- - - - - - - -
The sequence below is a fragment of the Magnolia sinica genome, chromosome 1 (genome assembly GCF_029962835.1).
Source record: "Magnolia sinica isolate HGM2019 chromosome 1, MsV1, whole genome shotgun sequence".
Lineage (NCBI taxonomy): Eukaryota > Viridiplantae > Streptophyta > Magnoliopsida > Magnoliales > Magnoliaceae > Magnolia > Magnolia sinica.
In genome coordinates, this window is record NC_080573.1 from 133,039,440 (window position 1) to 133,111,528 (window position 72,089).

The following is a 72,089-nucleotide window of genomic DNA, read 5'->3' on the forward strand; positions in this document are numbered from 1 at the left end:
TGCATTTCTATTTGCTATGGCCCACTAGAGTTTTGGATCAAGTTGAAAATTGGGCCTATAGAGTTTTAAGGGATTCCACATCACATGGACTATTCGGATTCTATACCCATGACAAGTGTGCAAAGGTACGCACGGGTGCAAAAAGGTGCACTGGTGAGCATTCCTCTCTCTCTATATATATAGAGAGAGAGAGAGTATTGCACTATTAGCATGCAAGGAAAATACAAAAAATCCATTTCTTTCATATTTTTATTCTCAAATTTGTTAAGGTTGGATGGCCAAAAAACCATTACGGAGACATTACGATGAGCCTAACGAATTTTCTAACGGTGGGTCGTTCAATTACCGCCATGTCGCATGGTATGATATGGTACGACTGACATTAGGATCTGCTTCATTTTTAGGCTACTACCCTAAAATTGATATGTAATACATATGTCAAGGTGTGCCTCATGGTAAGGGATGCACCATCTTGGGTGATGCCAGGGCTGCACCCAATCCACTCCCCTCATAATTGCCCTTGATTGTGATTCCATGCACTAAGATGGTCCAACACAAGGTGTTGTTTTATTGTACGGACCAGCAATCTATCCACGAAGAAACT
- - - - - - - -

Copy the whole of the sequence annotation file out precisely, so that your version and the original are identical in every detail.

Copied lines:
The sequence below is a fragment of the Magnolia sinica genome, chromosome 1 (genome assembly GCF_029962835.1).
Source record: "Magnolia sinica isolate HGM2019 chromosome 1, MsV1, whole genome shotgun sequence".
Lineage (NCBI taxonomy): Eukaryota > Viridiplantae > Streptophyta > Magnoliopsida > Magnoliales > Magnoliaceae > Magnolia > Magnolia sinica.
In genome coordinates, this window is record NC_080573.1 from 133,039,440 (window position 1) to 133,111,528 (window position 72,089).

The following is a 72,089-nucleotide window of genomic DNA, read 5'->3' on the forward strand; positions in this document are numbered from 1 at the left end:
TGCATTTCTATTTGCTATGGCCCACTAGAGTTTTGGATCAAGTTGAAAATTGGGCCTATAGAGTTTTAAGGGATTCCACATCACATGGACTATTCGGATTCTATACCCATGACAAGTGTGCAAAGGTACGCACGGGTGCAAAAAGGTGCACTGGTGAGCATTCCTCTCTCTCTATATATATAGAGAGAGAGAGAGTATTGCACTATTAGCATGCAAGGAAAATACAAAAAATCCATTTCTTTCATATTTTTATTCTCAAATTTGTTAAGGTTGGATGGCCAAAAAACCATTACGGAGACATTACGATGAGCCTAACGAATTTTCTAACGGTGGGTCGTTCAATTACCGCCATGTCGCATGGTATGATATGGTACGACTGACATTAGGATCTGCTTCATTTTTAGGCTACTACCCTAAAATTGATATGTAATACATATGTCAAGGTGTGCCTCATGGTAAGGGATGCACCATCTTGGGTGATGCCAGGGCTGCACCCAATCCACTCCCCTCATAATTGCCCTTGATTGTGATTCCATGCACTAAGATGGTCCAACACAAGGTGTTGTTTTATTGTACGGACCAGCAATCTATCCACGAAGAAACT